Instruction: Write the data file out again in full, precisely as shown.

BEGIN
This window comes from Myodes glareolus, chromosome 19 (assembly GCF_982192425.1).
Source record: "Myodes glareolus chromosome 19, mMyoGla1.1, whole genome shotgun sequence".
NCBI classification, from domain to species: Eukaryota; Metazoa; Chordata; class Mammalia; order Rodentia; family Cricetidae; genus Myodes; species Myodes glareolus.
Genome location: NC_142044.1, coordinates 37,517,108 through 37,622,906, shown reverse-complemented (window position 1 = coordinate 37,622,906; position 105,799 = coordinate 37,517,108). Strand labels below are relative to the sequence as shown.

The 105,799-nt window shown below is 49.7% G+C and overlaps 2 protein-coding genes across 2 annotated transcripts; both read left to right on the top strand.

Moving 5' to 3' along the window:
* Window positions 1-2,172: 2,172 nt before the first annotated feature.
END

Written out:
This window comes from Myodes glareolus, chromosome 19 (assembly GCF_982192425.1).
Source record: "Myodes glareolus chromosome 19, mMyoGla1.1, whole genome shotgun sequence".
NCBI classification, from domain to species: Eukaryota; Metazoa; Chordata; class Mammalia; order Rodentia; family Cricetidae; genus Myodes; species Myodes glareolus.
Genome location: NC_142044.1, coordinates 37,517,108 through 37,622,906, shown reverse-complemented (window position 1 = coordinate 37,622,906; position 105,799 = coordinate 37,517,108). Strand labels below are relative to the sequence as shown.

The 105,799-nt window shown below is 49.7% G+C and overlaps 2 protein-coding genes across 2 annotated transcripts; both read left to right on the top strand.

Moving 5' to 3' along the window:
* Window positions 1-2,172: 2,172 nt before the first annotated feature.